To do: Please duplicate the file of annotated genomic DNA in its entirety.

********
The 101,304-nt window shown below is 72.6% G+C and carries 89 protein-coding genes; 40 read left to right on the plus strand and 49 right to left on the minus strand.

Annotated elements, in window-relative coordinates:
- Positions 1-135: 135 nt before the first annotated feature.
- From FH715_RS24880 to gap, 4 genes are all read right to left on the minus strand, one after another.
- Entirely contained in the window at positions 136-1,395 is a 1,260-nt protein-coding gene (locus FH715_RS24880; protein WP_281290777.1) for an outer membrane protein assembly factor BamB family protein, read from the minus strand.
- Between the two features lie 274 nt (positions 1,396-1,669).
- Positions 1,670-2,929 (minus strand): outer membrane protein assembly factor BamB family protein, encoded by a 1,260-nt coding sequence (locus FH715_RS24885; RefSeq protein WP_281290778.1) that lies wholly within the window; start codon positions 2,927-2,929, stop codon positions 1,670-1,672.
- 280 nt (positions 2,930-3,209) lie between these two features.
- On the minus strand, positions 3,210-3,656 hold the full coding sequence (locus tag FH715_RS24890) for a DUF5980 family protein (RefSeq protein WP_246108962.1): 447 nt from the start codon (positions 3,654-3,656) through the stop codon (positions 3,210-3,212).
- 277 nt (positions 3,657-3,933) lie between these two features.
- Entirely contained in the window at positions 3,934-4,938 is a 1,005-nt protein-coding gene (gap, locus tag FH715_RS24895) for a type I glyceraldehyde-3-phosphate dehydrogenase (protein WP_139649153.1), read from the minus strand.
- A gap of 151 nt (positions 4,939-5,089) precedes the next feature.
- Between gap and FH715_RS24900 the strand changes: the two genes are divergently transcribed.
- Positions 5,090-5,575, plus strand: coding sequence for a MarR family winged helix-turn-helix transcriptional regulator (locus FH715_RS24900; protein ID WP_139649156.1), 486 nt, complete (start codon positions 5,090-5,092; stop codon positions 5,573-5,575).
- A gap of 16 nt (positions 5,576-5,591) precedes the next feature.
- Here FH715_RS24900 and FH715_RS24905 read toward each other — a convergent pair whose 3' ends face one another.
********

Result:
The 101,304-nt window shown below is 72.6% G+C and carries 89 protein-coding genes; 40 read left to right on the plus strand and 49 right to left on the minus strand.

Annotated elements, in window-relative coordinates:
- Positions 1-135: 135 nt before the first annotated feature.
- From FH715_RS24880 to gap, 4 genes are all read right to left on the minus strand, one after another.
- Entirely contained in the window at positions 136-1,395 is a 1,260-nt protein-coding gene (locus FH715_RS24880; protein WP_281290777.1) for an outer membrane protein assembly factor BamB family protein, read from the minus strand.
- Between the two features lie 274 nt (positions 1,396-1,669).
- Positions 1,670-2,929 (minus strand): outer membrane protein assembly factor BamB family protein, encoded by a 1,260-nt coding sequence (locus FH715_RS24885; RefSeq protein WP_281290778.1) that lies wholly within the window; start codon positions 2,927-2,929, stop codon positions 1,670-1,672.
- 280 nt (positions 2,930-3,209) lie between these two features.
- On the minus strand, positions 3,210-3,656 hold the full coding sequence (locus tag FH715_RS24890) for a DUF5980 family protein (RefSeq protein WP_246108962.1): 447 nt from the start codon (positions 3,654-3,656) through the stop codon (positions 3,210-3,212).
- 277 nt (positions 3,657-3,933) lie between these two features.
- Entirely contained in the window at positions 3,934-4,938 is a 1,005-nt protein-coding gene (gap, locus tag FH715_RS24895) for a type I glyceraldehyde-3-phosphate dehydrogenase (protein WP_139649153.1), read from the minus strand.
- A gap of 151 nt (positions 4,939-5,089) precedes the next feature.
- Between gap and FH715_RS24900 the strand changes: the two genes are divergently transcribed.
- Positions 5,090-5,575, plus strand: coding sequence for a MarR family winged helix-turn-helix transcriptional regulator (locus FH715_RS24900; protein ID WP_139649156.1), 486 nt, complete (start codon positions 5,090-5,092; stop codon positions 5,573-5,575).
- A gap of 16 nt (positions 5,576-5,591) precedes the next feature.
- Here FH715_RS24900 and FH715_RS24905 read toward each other — a convergent pair whose 3' ends face one another.